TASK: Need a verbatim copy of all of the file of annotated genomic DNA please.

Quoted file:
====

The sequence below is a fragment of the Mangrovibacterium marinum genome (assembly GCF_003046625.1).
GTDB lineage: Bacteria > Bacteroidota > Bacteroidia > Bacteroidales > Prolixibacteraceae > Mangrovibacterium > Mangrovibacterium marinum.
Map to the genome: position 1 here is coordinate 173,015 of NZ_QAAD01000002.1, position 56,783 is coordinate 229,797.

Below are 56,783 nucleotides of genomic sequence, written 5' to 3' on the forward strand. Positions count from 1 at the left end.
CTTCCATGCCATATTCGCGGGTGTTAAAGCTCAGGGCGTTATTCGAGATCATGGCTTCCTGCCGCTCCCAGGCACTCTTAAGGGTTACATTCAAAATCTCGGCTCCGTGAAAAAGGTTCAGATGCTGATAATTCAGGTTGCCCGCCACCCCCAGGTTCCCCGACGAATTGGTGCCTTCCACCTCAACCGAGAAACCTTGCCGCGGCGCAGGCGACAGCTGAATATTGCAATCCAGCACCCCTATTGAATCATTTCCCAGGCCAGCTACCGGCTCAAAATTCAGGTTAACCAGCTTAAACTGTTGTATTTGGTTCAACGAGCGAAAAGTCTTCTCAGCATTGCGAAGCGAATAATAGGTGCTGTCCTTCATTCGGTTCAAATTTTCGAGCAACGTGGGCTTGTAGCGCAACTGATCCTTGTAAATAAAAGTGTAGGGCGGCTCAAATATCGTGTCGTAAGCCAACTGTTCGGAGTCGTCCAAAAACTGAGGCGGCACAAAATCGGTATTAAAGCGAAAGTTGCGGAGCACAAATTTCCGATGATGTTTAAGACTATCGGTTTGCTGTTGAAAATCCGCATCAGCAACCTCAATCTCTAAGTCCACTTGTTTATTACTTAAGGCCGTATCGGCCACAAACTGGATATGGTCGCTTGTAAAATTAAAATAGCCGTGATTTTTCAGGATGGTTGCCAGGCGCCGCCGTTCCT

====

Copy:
The sequence below is a fragment of the Mangrovibacterium marinum genome (assembly GCF_003046625.1).
GTDB lineage: Bacteria > Bacteroidota > Bacteroidia > Bacteroidales > Prolixibacteraceae > Mangrovibacterium > Mangrovibacterium marinum.
Map to the genome: position 1 here is coordinate 173,015 of NZ_QAAD01000002.1, position 56,783 is coordinate 229,797.

Below are 56,783 nucleotides of genomic sequence, written 5' to 3' on the forward strand. Positions count from 1 at the left end.
CTTCCATGCCATATTCGCGGGTGTTAAAGCTCAGGGCGTTATTCGAGATCATGGCTTCCTGCCGCTCCCAGGCACTCTTAAGGGTTACATTCAAAATCTCGGCTCCGTGAAAAAGGTTCAGATGCTGATAATTCAGGTTGCCCGCCACCCCCAGGTTCCCCGACGAATTGGTGCCTTCCACCTCAACCGAGAAACCTTGCCGCGGCGCAGGCGACAGCTGAATATTGCAATCCAGCACCCCTATTGAATCATTTCCCAGGCCAGCTACCGGCTCAAAATTCAGGTTAACCAGCTTAAACTGTTGTATTTGGTTCAACGAGCGAAAAGTCTTCTCAGCATTGCGAAGCGAATAATAGGTGCTGTCCTTCATTCGGTTCAAATTTTCGAGCAACGTGGGCTTGTAGCGCAACTGATCCTTGTAAATAAAAGTGTAGGGCGGCTCAAATATCGTGTCGTAAGCCAACTGTTCGGAGTCGTCCAAAAACTGAGGCGGCACAAAATCGGTATTAAAGCGAAAGTTGCGGAGCACAAATTTCCGATGATGTTTAAGACTATCGGTTTGCTGTTGAAAATCCGCATCAGCAACCTCAATCTCTAAGTCCACTTGTTTATTACTTAAGGCCGTATCGGCCACAAACTGGATATGGTCGCTTGTAAAATTAAAATAGCCGTGATTTTTCAGGATGGTTGCCAGGCGCCGCCGTTCCT